Must My Employer Accommodate Me If a Family Member Is Disabled?FMLA
Accommodating a disabled employee is part of federal law and laws in Maryland, Virginia, and the District of Columbia. There are no requirements under these laws that a nondisabled family member be accommodated to help a loved one who is disabled. But depending on the facts of the situation, the federal Americans With Disabilities Act (ADA) and the Family Medical Leave Act (FMLA) may help.
Federal Disability Law
The ADA states that disabled employees need to be accommodated if an accommodation is necessary to perform the essential functions of a job. It also states that discriminating against a disabled employee includes “excluding or otherwise denying equal jobs or benefits to a qualified individual because of the known disability of an individual with whom the qualified individual is known to have a relationship or association.”
The federal Equal Employment Opportunity Commission (or EEOC, the federal agency enforcing the law’s employment sections) explains that this language means that it is illegal for an employer to make adverse employment decisions based on unfounded concerns about the known disability of a family member or anyone else with whom a job applicant or employee has a relationship or association. This includes the following actions:
- refusing to hire someone,
- firing an employee,
- denying health insurance coverage,
- denying an employee any other benefits or privileges of employment that are available to others, or
- subjecting a person to harassment.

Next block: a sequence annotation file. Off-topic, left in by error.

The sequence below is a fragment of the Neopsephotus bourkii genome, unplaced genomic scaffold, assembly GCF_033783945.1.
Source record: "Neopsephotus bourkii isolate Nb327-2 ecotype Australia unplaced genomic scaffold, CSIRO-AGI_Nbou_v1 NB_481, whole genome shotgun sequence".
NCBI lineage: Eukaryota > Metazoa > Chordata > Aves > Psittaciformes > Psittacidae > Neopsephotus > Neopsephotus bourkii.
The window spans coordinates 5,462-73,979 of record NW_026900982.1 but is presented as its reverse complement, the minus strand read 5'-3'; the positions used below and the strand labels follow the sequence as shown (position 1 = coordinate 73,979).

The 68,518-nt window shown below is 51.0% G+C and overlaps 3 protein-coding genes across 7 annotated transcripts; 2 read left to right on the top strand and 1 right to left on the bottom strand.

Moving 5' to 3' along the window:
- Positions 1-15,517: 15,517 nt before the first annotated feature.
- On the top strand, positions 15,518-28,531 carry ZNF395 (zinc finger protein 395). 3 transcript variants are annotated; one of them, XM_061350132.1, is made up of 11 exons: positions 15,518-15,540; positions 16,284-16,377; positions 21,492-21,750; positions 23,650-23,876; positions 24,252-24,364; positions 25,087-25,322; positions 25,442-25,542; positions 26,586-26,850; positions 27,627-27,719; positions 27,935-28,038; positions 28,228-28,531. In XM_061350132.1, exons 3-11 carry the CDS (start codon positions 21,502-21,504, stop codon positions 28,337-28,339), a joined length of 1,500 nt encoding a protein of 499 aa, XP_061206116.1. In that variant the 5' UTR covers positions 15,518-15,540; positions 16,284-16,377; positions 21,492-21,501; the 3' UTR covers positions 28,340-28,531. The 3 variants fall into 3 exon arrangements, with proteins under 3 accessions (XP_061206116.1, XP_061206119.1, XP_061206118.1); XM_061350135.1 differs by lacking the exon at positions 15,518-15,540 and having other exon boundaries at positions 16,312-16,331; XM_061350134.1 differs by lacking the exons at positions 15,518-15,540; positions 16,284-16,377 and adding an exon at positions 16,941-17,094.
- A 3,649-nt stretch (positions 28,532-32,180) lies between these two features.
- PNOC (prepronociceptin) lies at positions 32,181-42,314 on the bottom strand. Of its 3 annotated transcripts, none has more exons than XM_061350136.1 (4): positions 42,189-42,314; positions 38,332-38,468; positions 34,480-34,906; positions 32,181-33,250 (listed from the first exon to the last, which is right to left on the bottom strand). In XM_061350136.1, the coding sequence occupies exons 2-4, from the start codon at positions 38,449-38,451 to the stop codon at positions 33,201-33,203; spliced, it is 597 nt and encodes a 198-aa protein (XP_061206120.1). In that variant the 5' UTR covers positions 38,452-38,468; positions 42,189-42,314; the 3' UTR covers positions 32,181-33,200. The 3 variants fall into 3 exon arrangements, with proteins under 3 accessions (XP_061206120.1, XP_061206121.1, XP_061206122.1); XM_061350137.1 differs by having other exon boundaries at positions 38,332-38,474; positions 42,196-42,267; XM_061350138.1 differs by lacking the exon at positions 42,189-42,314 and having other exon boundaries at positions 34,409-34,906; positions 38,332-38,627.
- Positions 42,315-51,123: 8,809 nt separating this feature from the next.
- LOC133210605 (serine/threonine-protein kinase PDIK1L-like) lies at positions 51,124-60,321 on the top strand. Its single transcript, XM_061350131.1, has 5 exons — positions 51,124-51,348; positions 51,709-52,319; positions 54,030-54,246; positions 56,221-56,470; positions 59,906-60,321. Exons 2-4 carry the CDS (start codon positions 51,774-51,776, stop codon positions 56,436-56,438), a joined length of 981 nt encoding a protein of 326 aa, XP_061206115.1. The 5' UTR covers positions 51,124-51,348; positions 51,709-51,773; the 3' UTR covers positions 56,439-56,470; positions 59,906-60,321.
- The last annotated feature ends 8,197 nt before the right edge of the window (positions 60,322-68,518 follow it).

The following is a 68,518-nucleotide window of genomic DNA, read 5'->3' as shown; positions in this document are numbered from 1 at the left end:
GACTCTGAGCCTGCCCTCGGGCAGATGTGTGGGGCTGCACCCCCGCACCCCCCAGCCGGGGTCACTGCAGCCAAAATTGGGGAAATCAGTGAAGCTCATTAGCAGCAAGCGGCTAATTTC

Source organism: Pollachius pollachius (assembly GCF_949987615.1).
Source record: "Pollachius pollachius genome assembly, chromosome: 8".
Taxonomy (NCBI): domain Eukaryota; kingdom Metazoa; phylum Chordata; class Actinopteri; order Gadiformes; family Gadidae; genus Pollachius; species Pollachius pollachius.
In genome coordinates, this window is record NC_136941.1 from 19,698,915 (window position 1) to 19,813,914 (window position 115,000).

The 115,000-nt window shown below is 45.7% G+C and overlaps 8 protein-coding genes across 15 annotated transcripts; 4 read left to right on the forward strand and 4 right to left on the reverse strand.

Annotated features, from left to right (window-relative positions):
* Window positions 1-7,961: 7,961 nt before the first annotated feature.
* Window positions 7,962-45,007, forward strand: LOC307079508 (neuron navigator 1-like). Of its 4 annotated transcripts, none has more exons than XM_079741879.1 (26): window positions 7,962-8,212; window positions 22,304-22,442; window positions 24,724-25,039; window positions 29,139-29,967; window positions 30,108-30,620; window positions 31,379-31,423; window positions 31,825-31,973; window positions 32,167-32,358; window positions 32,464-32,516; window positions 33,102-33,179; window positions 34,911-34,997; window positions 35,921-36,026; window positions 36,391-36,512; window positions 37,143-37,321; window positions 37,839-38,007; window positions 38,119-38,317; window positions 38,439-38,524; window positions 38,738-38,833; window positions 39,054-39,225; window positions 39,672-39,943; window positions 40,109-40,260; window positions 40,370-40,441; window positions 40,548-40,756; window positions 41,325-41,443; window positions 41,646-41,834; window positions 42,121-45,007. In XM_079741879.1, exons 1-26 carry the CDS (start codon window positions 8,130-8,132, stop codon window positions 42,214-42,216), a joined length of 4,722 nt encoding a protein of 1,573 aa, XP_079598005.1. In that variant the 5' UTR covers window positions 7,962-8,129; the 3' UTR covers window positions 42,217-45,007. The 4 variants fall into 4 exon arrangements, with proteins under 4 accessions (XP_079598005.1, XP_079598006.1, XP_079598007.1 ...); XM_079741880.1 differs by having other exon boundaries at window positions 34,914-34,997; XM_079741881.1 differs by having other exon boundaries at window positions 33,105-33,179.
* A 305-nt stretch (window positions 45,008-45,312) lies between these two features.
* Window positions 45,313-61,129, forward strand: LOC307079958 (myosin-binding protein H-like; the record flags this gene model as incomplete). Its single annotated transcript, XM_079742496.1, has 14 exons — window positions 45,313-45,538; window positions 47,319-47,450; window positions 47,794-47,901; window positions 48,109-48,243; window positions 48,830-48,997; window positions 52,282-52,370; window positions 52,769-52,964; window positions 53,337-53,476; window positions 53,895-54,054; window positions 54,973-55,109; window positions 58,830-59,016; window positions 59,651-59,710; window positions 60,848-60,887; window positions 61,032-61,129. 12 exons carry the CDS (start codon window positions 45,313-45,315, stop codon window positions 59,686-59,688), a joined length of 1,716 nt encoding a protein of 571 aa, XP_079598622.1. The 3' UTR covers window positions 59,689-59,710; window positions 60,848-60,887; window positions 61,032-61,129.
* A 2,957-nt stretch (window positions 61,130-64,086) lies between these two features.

These protections do not include reasonably accommodating the nondisabled employee associated with someone who is disabled, but the employer must avoid treating an employee differently from other employees because of his or her association with a person with a disability. If you are associated with someone with a disability and ask for time off, reduced hours, or a changed schedule to help a disabled family member, then under the ADA, that request need not be approved because there is no obligation to accommodate you.
However, if other employees not associated with someone with a disability ask for the same thing (due to a long commute, to attend classes or for child care, for example) and their requests are granted, a violation of the ADA may have occurred because you have been denied a benefit or privilege of employment available to others.
State Disability Laws
Laws in Virginia, Maryland, and the District of Columbia do not include protections for workers associated with those with disabilities. But California state law has been interpreted by at least one state appellate court as requiring accommodation to covered employees who are associated with someone with a disability because of the unique language of the state’s Fair Employment and Housing Act (FEHA). The plaintiff in the case being reviewed, a truck driver, asked his trucking company employer for a schedule change so he could get his diabetic son to dialysis. That request was initially granted, but his schedule changed when he got a new supervisor. He filed a lawsuit claiming discrimination because of his association with his disabled son.